Julien Thomas

The Faraday Café

June 2014 - Sept 2014


Chinatown ExperimentVancouver, Canada

Julien Thomas is a social artist. He creates community gathering spaces, urban interventions and public installations. Originally from Vancouver, Julien now practices in Amsterdam where his work continues to challenge and engage people to interact with one another and form connections.

Our first Artist in Residence, Julien Thomas, set out to answer that question with hcma and "The Faraday Café" – the only coffee shop in Vancouver designed to repel wireless signals.

In a space devoid of cell phone or data connections, will personal connections be formed instead?

Interior space at the Faraday Cafe Exterior windows of the Faraday Cafe Two women and two men sitting at a table, enjoying their conversation at the Faraday Cafe.
Artist Statement

Before collaborating with hcma, I was primarily active in public space. My practice involved identifying relevant local issues, conducting research on policies, and developing approaches to reconfigure the public domain. I’m always interested in generating discussion, relationship-building and working towards stronger policy awareness and a stronger social fabric.

With the help of hcma, my practice was able to flex into a more private form that carried even greater opportunities for impact.

AIR Discoveries

A collaborative design process between Julien and hcma yielded a pop up café completely enclosed in a mesh structure. The mesh shielded electromagnetic signals and created visual interest for the space and the project.

Located in the Chinatown Experiment at 434 Columbia Street, the Faraday Café was open to the public from July 2 to 16, 2014. To attract the public to experience this urban intervention, Julien served a rotation of artisanal coffees and hosted a variety of events including morning meditation workshops, afternoon DJ sets, and evening storytelling gatherings, all by donation.

So what happened?

People came. They talked. They drew. They wrote. Some people came to watch and see what other people did. The Globe and Mail sent a reporter and the story of the signal-blocking café made its way around the world, with news agencies calling hcma and Julien to ask “what happened”.

Some of hcma's discoveries

No one foresaw the interest this project would garner, or its potential for striking global connections. The project also sparked unforeseeable connections in our studio as it was being designed, and in the café between strangers who didn’t have devices to hide behind. Here are some observations from our team:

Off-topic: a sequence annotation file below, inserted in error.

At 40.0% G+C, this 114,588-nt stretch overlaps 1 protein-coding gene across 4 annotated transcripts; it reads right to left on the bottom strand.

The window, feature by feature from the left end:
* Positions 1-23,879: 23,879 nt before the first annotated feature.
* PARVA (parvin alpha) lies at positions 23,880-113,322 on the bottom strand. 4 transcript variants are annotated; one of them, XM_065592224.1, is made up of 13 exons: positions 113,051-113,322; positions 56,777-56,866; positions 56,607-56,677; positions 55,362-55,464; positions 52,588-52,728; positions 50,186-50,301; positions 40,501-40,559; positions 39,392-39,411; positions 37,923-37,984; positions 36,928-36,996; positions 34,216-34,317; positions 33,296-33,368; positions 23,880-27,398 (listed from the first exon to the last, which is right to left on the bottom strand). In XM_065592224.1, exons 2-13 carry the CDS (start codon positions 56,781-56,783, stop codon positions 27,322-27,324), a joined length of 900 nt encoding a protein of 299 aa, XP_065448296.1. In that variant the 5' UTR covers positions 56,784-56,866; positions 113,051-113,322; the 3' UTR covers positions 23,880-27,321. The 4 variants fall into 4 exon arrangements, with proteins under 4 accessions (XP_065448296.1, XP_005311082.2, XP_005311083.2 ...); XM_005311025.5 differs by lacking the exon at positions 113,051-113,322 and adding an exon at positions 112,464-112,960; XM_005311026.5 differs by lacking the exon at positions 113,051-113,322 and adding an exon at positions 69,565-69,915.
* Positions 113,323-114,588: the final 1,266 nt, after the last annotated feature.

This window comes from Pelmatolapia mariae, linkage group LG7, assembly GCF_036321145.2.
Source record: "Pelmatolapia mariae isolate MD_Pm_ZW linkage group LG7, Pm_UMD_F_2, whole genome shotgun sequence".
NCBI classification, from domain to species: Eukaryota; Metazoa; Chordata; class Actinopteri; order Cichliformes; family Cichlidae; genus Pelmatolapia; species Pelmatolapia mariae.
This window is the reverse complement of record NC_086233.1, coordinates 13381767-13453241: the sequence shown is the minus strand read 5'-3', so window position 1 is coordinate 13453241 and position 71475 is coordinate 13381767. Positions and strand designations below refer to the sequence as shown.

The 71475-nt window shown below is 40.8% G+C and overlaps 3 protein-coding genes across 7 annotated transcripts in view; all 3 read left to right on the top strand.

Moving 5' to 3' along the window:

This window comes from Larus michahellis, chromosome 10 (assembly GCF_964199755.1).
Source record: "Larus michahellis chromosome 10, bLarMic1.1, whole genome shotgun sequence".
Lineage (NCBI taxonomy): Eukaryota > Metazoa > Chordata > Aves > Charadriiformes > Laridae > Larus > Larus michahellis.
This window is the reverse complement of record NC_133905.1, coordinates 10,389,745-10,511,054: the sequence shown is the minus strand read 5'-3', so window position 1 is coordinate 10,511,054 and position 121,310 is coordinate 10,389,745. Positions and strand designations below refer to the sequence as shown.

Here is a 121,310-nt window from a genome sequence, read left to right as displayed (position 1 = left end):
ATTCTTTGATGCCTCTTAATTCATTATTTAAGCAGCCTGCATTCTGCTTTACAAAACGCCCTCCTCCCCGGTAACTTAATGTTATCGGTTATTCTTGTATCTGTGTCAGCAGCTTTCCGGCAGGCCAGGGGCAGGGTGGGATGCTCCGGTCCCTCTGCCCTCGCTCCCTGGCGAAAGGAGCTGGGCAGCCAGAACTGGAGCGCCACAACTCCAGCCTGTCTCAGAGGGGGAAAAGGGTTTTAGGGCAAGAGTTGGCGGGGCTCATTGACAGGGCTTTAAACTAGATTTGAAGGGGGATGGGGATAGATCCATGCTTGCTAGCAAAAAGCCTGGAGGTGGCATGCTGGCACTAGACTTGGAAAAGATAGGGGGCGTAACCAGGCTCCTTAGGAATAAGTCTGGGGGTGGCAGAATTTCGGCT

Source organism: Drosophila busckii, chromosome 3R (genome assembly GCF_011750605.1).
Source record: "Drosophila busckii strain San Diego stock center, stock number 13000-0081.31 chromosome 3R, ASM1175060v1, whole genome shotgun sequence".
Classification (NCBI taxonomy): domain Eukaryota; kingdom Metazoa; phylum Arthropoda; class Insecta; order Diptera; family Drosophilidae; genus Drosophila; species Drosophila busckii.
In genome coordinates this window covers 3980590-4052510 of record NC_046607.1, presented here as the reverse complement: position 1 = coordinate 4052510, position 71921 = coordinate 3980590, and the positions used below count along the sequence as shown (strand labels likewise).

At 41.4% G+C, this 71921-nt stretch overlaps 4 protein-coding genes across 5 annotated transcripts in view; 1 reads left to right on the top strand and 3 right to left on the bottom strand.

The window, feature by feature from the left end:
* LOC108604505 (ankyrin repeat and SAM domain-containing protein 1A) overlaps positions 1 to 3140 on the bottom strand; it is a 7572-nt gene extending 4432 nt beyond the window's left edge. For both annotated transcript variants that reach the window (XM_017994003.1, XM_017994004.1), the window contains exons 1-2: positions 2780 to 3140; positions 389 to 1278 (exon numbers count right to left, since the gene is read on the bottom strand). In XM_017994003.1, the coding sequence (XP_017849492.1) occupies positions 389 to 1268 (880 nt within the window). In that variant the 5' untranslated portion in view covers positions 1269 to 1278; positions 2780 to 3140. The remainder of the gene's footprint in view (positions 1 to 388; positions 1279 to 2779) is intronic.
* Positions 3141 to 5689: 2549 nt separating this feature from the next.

“Yes, the café definitely connected people. I think it was a combination of the disconnect from their phones and the setup, which was one long table with benches. People would talk with other people about how they found the place and why they were there. We noticed that the younger people definitely had more problems being disconnected from their phone than older people. We even observed some people going outside the cage/café for a ‘phone break’, as people would for a smoke break!”

The project also brought to light a previously hidden community of people with electromagnetic sensitivities.

Julien says, “The café was set up with the idea that it would attract people that wanted to truly connect. And some people came to explore that. But the café quickly started attracting A LOT of people that were very sensitive to electromagnetic fields, there’s a whole community out there and they were spreading the word through blogs. They ended up being the prime visitors.  A community none of us even knew existed, found the café and made it home. I think that is a pretty great story.”

Some of Julien's discoveries

“With “The Faraday Café ” I worked within the built environment, in a private domain. Interestingly this allowed me to focus on a topic with a much broader audience. It’s funny how working in private space can allow someone to go public in a much bigger way.

I’d also say this project enabled me to explore opportunities for combining creative practice with social entrepreneurship. The format of a café allowed people to place a simple economic value on the project. In current funding structures for Canadian public art, consumer exchange rarely comes into play. hcma’s support of the Faraday Café gave me a basis for future experiments with this kind of work,” says Julien.

Previous artists in residence